difficult to interpret. Given the large number of hammer hit events that take place each year, this work is largely aimed at analyzing the different factors that influence and distort regular hammer transfer stains. Different physical mechanisms under identical conditions influence the formation of distinct transfer stain patterns. This is the basic highlight of this study.
Many image processing techniques have been developed over the past two decades to help forensic scientist in detection of footprint image boundary. Most studies conducted have proven that measurement of parameters may help detection of crime scenario. Computer-aided recognition systems for footprint analysis have been the focus of several research endeavours and it based on the idea of processing and analysing Footprint images for a quick and accurate recognition. Footwear impressions are among the most commonly found evidence at crime scenes and present more frequently than finger prints. Identification is based on the physical match of random individual characteristics of the shoe has acquired during its life. The basic experiments on different materials pattern analysis Locard’s exchange principle states that “every time an individual makes contact with another person, place or thing, it results in an exchange of physical materials” [1]. The study of evidence at a crime scene is particularly based on this principle. Bloodstain pattern analysis is defined as ‘the scientific study of the static consequences resulting from dynamic blood shedding events’ [2].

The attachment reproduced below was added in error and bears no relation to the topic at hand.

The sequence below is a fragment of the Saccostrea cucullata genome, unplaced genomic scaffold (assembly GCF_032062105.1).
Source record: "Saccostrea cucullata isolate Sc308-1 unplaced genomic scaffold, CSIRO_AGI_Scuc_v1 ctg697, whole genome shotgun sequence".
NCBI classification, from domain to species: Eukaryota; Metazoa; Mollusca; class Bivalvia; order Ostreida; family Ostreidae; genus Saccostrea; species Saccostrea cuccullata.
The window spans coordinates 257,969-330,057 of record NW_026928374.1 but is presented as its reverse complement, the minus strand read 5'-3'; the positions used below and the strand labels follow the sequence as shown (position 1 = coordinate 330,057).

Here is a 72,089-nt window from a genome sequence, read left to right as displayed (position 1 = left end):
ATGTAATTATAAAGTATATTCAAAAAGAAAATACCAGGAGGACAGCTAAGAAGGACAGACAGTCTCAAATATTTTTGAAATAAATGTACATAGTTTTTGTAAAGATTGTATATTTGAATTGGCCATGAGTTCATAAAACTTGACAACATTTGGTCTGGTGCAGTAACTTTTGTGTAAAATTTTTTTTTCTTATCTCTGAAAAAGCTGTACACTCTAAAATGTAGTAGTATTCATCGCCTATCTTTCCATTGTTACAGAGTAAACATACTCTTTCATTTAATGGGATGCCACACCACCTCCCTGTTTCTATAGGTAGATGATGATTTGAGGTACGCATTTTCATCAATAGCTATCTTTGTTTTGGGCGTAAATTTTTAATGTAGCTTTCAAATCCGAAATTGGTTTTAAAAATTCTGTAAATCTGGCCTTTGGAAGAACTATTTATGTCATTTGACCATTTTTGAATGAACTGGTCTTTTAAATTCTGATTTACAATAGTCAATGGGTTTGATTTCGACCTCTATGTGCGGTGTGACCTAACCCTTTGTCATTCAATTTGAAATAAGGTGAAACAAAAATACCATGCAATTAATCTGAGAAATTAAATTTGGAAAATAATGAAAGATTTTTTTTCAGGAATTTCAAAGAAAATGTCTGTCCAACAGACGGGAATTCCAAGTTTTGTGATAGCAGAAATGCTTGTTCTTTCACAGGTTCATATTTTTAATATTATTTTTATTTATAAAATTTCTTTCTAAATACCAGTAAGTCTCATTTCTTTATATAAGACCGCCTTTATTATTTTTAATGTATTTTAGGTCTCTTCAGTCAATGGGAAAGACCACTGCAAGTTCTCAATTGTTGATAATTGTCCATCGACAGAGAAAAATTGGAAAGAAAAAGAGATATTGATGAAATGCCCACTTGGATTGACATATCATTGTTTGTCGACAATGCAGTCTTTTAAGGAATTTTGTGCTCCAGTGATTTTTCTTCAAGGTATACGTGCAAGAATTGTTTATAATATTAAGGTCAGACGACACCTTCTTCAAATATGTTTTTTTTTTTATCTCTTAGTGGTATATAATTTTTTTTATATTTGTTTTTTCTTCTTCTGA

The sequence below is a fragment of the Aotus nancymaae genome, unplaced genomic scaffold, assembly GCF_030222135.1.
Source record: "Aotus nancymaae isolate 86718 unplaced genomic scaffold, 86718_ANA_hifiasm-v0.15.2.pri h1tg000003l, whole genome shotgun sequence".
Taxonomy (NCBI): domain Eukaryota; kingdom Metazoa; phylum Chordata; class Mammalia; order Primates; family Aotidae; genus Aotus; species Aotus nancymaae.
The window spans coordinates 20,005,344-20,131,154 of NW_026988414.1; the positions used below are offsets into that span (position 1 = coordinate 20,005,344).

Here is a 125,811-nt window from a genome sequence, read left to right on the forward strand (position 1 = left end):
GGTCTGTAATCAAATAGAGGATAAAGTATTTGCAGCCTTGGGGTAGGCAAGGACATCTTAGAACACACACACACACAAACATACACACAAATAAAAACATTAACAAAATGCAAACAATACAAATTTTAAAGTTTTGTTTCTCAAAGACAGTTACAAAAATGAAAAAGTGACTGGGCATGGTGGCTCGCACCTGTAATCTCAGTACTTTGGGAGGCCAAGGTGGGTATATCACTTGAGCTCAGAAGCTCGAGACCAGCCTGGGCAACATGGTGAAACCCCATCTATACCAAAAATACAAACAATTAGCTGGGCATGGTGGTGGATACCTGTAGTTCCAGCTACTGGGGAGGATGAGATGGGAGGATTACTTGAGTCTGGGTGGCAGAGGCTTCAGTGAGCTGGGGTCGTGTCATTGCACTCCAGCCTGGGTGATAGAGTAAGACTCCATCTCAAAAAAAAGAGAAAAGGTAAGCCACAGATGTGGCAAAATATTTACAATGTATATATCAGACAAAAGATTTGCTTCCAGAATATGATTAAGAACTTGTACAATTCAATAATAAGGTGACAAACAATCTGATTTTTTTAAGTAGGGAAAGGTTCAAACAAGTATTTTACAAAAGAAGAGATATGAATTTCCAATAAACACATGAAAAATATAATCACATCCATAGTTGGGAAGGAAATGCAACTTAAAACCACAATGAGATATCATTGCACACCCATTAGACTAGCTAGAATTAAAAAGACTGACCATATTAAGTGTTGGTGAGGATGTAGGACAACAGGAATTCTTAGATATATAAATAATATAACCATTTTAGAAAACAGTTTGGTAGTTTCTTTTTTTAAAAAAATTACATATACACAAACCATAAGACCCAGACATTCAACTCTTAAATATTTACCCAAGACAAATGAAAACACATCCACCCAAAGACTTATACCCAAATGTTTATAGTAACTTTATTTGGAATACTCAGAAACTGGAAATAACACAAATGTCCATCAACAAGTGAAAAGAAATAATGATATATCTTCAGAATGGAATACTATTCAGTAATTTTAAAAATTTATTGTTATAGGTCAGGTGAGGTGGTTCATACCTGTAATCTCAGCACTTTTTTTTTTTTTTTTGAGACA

The detailed study of bloodstain patterns obtained from a crime scene could prove to be invaluable evidence for part/full crime scene reconstruction, in testing the credibility of the statements of the victim, suspect, bystander/eyewitness (if any). As per the International Association of Bloodstain Pattern Analysts (IABPA), a bloodstain pattern is defined as ‘a grouping or distribution of bloodstains that indicate through regular or repetitive form, order, or arrangement the manner in which the pattern was deposited’ [3]. Based on the different case studies presented at the IABPA conference [4] the authors are of the view that of the different types of bloodstain patterns, the most common stain patterns visible at

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the crime scene, particularly in the case where the victim was found to suffer blunt force injuries, are saturation, impact, cast off and transfer stain patterns.